While working as a full-time engineer, and full-time MBA student at Point Loma Nazarene University, I grew The STEAM Collaborative with classroom visits to motivate students to pursue science, technology, engineering, arts and mathematics (STEAM) education and careers. Now, we design, implement, and manage STEAM Education programs to include: workshops with students, STEM competitions for high school students and robotics competitions for 5th grade girls.
Tell us more about the mission of the STEAM Collaborative and your service offerings.
I have one memory that captures the essence of how I want to inspire young girls to do anything they want to do: I was at the Malcolm X Library for a community meeting, and a mother of a 5-year-old girl asked me to approach her daughter and tell her what I do for a living. I asked her daughter what she thought I did, and she ran through guesses such as model, actress, and singer. When I told her I was a rocket scientist, she was shocked and lit up, asking if I thought she could be one too.
I want to inspire and educate women to attain all of their professional goals. Only 30% of women remain in engineering roles 20 years after taking a job, because they don’t feel like they belong. As a rocket scientist in my career, I have been the only woman and the only Black person on the engineering team. I am usually the only female engineer working in the entire building.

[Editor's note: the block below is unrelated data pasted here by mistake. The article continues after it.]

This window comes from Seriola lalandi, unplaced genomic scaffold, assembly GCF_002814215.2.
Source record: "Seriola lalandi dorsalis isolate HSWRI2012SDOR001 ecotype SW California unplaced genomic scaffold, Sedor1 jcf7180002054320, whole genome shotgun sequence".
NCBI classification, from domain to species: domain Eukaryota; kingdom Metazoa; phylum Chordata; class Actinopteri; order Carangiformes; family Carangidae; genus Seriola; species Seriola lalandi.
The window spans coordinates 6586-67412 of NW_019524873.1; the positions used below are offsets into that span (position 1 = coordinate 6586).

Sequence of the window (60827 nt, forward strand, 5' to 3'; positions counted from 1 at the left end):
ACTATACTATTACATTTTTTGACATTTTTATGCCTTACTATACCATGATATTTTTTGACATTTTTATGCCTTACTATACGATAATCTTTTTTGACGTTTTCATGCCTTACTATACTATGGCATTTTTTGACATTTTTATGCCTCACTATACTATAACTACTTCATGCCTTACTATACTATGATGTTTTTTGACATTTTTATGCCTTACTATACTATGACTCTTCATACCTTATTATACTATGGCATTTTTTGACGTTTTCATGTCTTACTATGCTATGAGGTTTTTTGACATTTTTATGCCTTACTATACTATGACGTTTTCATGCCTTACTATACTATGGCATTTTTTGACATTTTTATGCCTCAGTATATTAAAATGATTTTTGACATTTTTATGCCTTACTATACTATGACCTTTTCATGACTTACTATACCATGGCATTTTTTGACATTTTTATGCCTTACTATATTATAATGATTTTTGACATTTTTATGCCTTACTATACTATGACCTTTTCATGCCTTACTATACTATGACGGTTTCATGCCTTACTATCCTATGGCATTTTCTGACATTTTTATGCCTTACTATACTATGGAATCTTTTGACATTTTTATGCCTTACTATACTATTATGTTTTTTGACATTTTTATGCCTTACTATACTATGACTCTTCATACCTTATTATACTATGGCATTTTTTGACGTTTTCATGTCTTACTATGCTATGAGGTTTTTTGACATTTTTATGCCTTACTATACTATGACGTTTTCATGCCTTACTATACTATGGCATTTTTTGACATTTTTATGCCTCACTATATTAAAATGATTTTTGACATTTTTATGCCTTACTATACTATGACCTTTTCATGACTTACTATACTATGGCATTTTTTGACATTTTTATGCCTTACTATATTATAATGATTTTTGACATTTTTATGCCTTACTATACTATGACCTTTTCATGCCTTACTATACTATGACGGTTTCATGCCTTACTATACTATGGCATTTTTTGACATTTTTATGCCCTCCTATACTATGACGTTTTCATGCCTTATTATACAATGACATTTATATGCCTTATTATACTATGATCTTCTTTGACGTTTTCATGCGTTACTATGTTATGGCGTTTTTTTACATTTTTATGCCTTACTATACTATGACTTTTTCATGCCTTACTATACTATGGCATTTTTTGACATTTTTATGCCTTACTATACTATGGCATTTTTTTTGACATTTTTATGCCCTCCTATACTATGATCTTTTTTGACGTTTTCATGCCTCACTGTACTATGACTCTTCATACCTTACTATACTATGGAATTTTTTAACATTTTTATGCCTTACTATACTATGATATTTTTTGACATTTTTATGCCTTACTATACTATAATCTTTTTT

The best way to make the engineering profession more inclusive is to graduate diverse engineers who lead the teams working in the industry. It’s very difficult to change the culture from the inside as a grossly outnumbered and underrepresented demographic profile no matter how good one is at her job.
My outreach through The STEAM Collaborative includes partnering with the community to determine what access and resources are most needed and then leading children to design a STEAM solution. For example, I have done work with Tracy Morris of the Blue Heart Foundation to create programming with a purpose to “work consistently with young men exposing them to various experiences and encouraging them to understand they are greater than their current circumstances.”
What’s next for The Steam Collaborative (and your long-term vision for yourself)?
My long-term goal is to found and run a STEAM University that provides an interdisciplinary STEAM education, with international theaters built and run by the students.
I am evolving the company to include informal educational activities in artistic spaces alongside formal course offerings. I design STEAM opportunities for museums, theaters and community-based organizations because that is where I first fell in love with Engineering and the Arts.
I am also a ballerina and love dancing and watching live art. Currently, I serve on the Board of Trustees for the San Diego Repertory Theater with a goal to bridge STEM and Arts in the Black community. Educational activities can be fun while allowing students to apply real-world STEM concepts, and using their creative, artistic side to solve problems.